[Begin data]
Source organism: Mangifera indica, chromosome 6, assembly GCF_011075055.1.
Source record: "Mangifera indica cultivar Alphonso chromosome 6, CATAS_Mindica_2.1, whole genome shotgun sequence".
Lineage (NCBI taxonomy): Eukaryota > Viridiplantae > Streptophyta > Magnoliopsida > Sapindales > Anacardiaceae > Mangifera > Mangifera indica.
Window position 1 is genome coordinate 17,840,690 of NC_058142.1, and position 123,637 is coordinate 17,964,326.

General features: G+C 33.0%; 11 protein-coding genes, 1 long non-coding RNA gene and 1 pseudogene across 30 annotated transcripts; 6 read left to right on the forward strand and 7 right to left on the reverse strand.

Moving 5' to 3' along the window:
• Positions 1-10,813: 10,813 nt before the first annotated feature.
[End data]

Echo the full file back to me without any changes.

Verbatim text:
Source organism: Mangifera indica, chromosome 6, assembly GCF_011075055.1.
Source record: "Mangifera indica cultivar Alphonso chromosome 6, CATAS_Mindica_2.1, whole genome shotgun sequence".
Lineage (NCBI taxonomy): Eukaryota > Viridiplantae > Streptophyta > Magnoliopsida > Sapindales > Anacardiaceae > Mangifera > Mangifera indica.
Window position 1 is genome coordinate 17,840,690 of NC_058142.1, and position 123,637 is coordinate 17,964,326.

General features: G+C 33.0%; 11 protein-coding genes, 1 long non-coding RNA gene and 1 pseudogene across 30 annotated transcripts; 6 read left to right on the forward strand and 7 right to left on the reverse strand.

Moving 5' to 3' along the window:
• Positions 1-10,813: 10,813 nt before the first annotated feature.